In Los Angeles, dark hardwood flooring is very stylish. Many of my customers love the dark look…they even ask for Ebony. Dark is sleek and stylish and gives your Rhode Island home a sophisticated look.
How do you get dark hardwood floors? What options are there?
Most dark hardwoods are stained to make them darker. There are many types of woods that can work.
1. The most common dark flooring is oak hardwood that is stained with a dark brown stain such as Ebony (the darkest stain) or a slightly lighter with a Jacobean or Dark Walnut stain. Many customers who are seeking a dark stain want “pure” brown with no hints of red. And, these 3 stains seem to achieve that goal well. The above 2 pictures are ebony.
Even if you have red oak flooring, these dark stains will drown out the inherent redness of the wood. If you already have oak floors, your floors can be stained dark (even if they are currently light colored). Or, if you are adding hardwood, you can either get a prefinished oak with a dark stain, or you can get unfinished hardwood and sand and stain it on the site. (One of the benefits to refinishing it on site is that you can test samples of it on your own wood before committing to a color).
On the left is a picture of some of the minwax stain samples – Jacobean, ebony, red mahogany and dark walnut. It’s important to test the colors on your actual wood as they often look different on different woods. Also, looking at the Jacobean and Dark walnut on this chart, I can tell you that these actually tend to look much darker in real life on the real wood. So, always test.
Some customers want dark floors, but they also want a bit more warmth in the color, and in those cases, often Royal Mahogany is a good stain selection. It appears to be a combo of ebony and red mahogany.
Oak hardwood flooring tends to be less expensive vs other hardwood species as it’s more abundant here in the US.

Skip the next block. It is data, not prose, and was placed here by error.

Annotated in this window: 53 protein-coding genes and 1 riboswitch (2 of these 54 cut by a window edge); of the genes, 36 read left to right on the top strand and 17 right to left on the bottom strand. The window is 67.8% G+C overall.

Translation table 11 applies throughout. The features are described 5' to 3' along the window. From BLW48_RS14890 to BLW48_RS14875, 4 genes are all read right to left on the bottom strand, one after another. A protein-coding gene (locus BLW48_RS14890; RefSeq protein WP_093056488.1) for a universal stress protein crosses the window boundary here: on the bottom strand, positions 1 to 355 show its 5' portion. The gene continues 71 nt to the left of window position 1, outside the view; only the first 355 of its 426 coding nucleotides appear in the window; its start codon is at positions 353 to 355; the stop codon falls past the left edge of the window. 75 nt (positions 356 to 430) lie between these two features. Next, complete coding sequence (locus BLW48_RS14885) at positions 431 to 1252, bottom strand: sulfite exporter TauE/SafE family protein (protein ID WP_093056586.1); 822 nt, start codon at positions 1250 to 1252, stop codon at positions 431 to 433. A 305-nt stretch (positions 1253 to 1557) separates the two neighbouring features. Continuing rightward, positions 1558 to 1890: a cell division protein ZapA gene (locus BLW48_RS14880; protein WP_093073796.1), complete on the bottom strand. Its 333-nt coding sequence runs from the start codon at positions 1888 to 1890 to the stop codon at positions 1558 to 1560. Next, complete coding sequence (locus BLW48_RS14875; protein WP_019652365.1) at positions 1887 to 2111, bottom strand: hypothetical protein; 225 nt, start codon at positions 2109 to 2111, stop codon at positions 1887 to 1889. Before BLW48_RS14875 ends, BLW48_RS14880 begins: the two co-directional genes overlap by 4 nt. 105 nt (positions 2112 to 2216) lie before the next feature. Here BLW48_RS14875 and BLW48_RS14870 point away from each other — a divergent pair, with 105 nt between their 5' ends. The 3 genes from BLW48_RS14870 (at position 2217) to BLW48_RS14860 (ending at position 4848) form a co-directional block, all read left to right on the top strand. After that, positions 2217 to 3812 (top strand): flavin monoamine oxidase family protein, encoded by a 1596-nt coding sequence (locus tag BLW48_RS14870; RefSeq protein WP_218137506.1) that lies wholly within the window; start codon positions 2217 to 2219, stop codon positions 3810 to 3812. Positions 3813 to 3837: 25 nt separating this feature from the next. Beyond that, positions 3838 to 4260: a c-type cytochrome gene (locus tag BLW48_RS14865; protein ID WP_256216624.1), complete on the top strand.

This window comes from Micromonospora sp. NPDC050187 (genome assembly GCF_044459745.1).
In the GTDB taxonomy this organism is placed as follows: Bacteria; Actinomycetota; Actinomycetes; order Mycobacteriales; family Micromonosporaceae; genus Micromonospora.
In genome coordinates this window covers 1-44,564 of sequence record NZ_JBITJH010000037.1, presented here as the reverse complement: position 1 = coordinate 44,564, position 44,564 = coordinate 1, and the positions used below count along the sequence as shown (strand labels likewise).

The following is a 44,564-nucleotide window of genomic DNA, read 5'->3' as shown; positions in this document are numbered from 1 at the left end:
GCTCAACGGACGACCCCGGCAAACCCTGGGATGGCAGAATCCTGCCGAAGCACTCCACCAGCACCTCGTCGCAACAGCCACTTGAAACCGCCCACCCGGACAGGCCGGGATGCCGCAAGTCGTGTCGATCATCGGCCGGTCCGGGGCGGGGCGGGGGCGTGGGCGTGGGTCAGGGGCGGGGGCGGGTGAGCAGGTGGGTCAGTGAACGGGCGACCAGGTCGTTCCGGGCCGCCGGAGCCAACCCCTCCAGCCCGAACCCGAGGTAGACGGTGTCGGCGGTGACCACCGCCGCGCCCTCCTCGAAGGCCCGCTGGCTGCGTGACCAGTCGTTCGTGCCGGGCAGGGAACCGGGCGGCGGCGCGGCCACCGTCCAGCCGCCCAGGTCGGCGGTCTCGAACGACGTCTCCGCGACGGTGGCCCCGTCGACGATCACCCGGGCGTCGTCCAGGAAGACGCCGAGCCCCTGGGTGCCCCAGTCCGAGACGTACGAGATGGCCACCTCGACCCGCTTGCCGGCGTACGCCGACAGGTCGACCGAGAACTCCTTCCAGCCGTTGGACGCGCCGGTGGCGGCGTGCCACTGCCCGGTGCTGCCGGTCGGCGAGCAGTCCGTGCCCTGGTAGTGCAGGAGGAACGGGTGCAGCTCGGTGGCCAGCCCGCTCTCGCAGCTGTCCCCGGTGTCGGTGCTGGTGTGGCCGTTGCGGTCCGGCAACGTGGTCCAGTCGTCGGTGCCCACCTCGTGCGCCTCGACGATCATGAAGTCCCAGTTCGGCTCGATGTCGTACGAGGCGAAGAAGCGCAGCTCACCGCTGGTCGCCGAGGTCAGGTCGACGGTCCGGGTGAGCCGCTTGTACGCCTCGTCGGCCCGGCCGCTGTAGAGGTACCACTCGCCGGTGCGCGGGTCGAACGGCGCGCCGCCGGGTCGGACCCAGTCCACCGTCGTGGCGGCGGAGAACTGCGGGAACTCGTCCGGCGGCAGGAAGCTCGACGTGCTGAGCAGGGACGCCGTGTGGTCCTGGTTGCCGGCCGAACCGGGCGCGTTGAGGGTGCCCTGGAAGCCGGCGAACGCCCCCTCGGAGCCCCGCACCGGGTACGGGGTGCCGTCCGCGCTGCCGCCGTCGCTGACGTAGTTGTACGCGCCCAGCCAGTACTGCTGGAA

2. Brazilian Walnut is naturally a darker wood. In its natural state, I would call Brazilian Walnut a mid toned brown. Brazilian Walnut has a richer smoother grain vs. oak and it has a lot more color variation. You also have the option to add a stain to Brazilian Walnut to make it darker.
3. Hickory flooring is another hardwood that can easily be stained darker. Hickory is harder than oak (1800 on the Janka Scale vs. 1290 for red oak).
The above hardwoods (oak, brazilian walnut or hickory) are easy to install either as prefinished or unfinished hardwood and then stained on site to the desired color. The following hardwoods are generally best to get prefinished, especially for darker stain colors. (These woods are either rare/expensive to get in an unfinished form and/or are challenging to stain on site as they come out blotchy.
4. Maple hardwood flooring can be stained dark. Maple is a challenging hardwood to stain due to its pores; some of the dark stains come out gray and some come out darker brown. If you want a dark maple, I’d recommend buying a prefinished maple.
Shaw’s Cosmopolitan maple is a unique black hardwood with a special type of enamel. It has a very sleek and modern look. But, it is a distressed hardwood, so it’s not a flat surface like most hardwoods that you find in Rhode Island.
5. Some prefinished birches (left) and ashes (right) come very dark…even darker than maple.
6. Wenge is a very dark hardwood and has its own unique look. It tends to be on the more expensive side. Unfortunately I don’t have a picture of real Wenge hardwood, but the picture to the right is a laminate version of Wenge.
Content published by Debbie Gartner